Regardless of the exact date or location of its origins, one thing is clear – Memorial Day was borne out of the Civil War and a desire to honor our dead. It was officially proclaimed on 5 May 1868 by General John Logan, national commander of the Grand Army of the Republic, in his General Order No. 11. “The 30th of May, 1868, is designated for the purpose of strewing with flowers, or otherwise decorating the graves of comrades who died in defense of their country during the late rebellion, and whose bodies now lie in almost every city, village and hamlet churchyard in the land,” he proclaimed. The date of Decoration Day, as he called it, was chosen because it wasn’t the anniversary of any particular battle.

On the first Decoration Day, General James Garfield made a speech at Arlington National Cemetery, and 5,000 participants decorated the graves of the 20,000 Union and Confederate soldiers buried there.

The first state to officially recognize the holiday was New York in 1873. By 1890 it was recognized by all of the northern states. The South refused to acknowledge the day, honoring their dead on separate days until after World War I (when the holiday changed from honoring just those who died fighting in the Civil War to honoring Americans who died fighting in any war).

It is now observed in almost every state on the last Monday in May with Congressional passage of the National Holiday Act of 1971 (P.L. 90 – 363). This helped ensure a three day weekend for Federal holidays, though several southern states have an additional separate day for honoring the Confederate war dead: January 19th in Texas; April 26th in Alabama, Florida, Georgia, and Mississippi; May 10th in South Carolina; and June 3rd (Jefferson Davis’ birthday) in Louisiana and Tennessee.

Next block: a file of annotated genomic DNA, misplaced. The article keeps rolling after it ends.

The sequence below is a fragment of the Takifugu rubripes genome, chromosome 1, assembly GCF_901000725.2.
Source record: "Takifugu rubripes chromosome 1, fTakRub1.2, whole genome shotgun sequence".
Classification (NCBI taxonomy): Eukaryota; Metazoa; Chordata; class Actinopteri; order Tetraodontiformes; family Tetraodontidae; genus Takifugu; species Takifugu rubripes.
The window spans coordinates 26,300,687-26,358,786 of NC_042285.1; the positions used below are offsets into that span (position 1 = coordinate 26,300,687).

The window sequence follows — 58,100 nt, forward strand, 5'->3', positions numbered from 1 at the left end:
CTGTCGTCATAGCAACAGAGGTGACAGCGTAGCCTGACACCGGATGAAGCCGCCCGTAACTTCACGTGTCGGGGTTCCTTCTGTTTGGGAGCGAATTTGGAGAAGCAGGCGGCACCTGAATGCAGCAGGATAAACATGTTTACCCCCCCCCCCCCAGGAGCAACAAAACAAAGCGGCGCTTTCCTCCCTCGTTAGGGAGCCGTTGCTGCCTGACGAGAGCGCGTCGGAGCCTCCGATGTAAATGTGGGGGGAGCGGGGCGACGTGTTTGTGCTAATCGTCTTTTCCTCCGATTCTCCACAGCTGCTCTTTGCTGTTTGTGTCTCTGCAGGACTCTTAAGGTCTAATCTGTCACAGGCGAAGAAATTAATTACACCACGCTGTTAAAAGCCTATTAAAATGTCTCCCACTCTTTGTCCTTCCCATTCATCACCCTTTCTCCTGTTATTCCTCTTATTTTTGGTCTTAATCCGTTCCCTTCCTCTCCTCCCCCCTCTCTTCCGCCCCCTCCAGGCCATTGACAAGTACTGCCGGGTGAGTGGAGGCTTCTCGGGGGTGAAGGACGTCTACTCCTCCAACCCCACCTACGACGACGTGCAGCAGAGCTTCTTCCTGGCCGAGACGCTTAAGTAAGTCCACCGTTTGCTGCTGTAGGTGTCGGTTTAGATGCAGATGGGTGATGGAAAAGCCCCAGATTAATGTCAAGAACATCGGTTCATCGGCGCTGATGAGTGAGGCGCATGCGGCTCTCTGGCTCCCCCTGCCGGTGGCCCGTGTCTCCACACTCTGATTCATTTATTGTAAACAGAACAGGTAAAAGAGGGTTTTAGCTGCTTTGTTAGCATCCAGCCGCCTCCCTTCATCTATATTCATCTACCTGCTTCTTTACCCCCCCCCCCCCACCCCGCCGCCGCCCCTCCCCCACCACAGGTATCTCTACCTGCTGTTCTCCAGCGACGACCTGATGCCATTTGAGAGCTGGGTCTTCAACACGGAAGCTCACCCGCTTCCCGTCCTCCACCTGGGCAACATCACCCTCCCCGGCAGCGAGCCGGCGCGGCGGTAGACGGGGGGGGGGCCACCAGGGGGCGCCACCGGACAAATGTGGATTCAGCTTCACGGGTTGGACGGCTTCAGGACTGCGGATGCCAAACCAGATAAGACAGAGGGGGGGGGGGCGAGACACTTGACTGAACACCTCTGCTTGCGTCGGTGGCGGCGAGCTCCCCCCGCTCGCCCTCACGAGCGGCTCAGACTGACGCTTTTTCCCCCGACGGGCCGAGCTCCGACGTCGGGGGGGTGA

Date Historyhttps://en.wikipedia.org/wiki/Memorial_Day:

“On Decoration Day” Political cartoon c 1900 by John T. McCutheon. Caption: “You bet I’m goin’ to be a soldier, too, like my Uncle David, when I grow up.”

The preferred name for the holiday gradually changed from “Decoration Day” to “Memorial Day,” which was first used in 1882. Memorial Day did not become the more common name until after World War II, and was not declared the official name by Federal law until 1967. On June 28, 1968, Congress passed the Uniform Monday Holiday Act, which moved four holidays, including Memorial Day, from their traditional dates to a specified Monday in order to create a convenient three-day weekend. The change moved Memorial Day from its traditional May 30 date to the last Monday in May. The law took effect at the federal level in 1971. After some initial confusion and unwillingness to comply, all 50 states adopted Congress’ change of date within a few years.

Memorial Day endures as a holiday which most businesses observe because it marks the unofficial beginning of summer. The Veterans of Foreign Wars (VFW) and Sons of Union Veterans of the Civil War (SUVCW) advocate returning to the original date, although the significance of the date is tenuous. The VFW stated in a 2002 Memorial Day Address:

Changing the date merely to create three-day weekends has undermined the very meaning of the day. No doubt, this has contributed a lot to the general public’s nonchalant observance of Memorial Day.

Starting in 1987 Hawaii’s Senator Daniel Inouye, a World War II veteran, introduced a measure to return Memorial Day to its traditional date. Inouye continued introducing the resolution until his death in 2012.

 

image_printPrint

Recent Stories